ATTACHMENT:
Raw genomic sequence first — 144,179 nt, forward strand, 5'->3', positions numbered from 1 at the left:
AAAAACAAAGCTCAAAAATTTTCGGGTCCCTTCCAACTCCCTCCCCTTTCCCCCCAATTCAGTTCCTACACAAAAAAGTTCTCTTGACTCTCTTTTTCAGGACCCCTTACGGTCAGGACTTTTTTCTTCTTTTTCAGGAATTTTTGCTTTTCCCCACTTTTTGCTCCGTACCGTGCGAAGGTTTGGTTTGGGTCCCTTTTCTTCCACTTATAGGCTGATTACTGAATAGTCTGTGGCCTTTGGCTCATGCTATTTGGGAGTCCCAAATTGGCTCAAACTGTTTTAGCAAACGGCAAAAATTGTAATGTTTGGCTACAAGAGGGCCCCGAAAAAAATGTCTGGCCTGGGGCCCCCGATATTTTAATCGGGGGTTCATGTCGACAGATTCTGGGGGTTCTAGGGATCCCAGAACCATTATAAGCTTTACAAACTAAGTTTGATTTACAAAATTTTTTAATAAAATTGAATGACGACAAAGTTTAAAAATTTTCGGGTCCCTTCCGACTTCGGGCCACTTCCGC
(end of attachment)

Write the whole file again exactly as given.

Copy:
Raw genomic sequence first — 144,179 nt, forward strand, 5'->3', positions numbered from 1 at the left:
AAAAACAAAGCTCAAAAATTTTCGGGTCCCTTCCAACTCCCTCCCCTTTCCCCCCAATTCAGTTCCTACACAAAAAAGTTCTCTTGACTCTCTTTTTCAGGACCCCTTACGGTCAGGACTTTTTTCTTCTTTTTCAGGAATTTTTGCTTTTCCCCACTTTTTGCTCCGTACCGTGCGAAGGTTTGGTTTGGGTCCCTTTTCTTCCACTTATAGGCTGATTACTGAATAGTCTGTGGCCTTTGGCTCATGCTATTTGGGAGTCCCAAATTGGCTCAAACTGTTTTAGCAAACGGCAAAAATTGTAATGTTTGGCTACAAGAGGGCCCCGAAAAAAATGTCTGGCCTGGGGCCCCCGATATTTTAATCGGGGGTTCATGTCGACAGATTCTGGGGGTTCTAGGGATCCCAGAACCATTATAAGCTTTACAAACTAAGTTTGATTTACAAAATTTTTTAATAAAATTGAATGACGACAAAGTTTAAAAATTTTCGGGTCCCTTCCGACTTCGGGCCACTTCCGC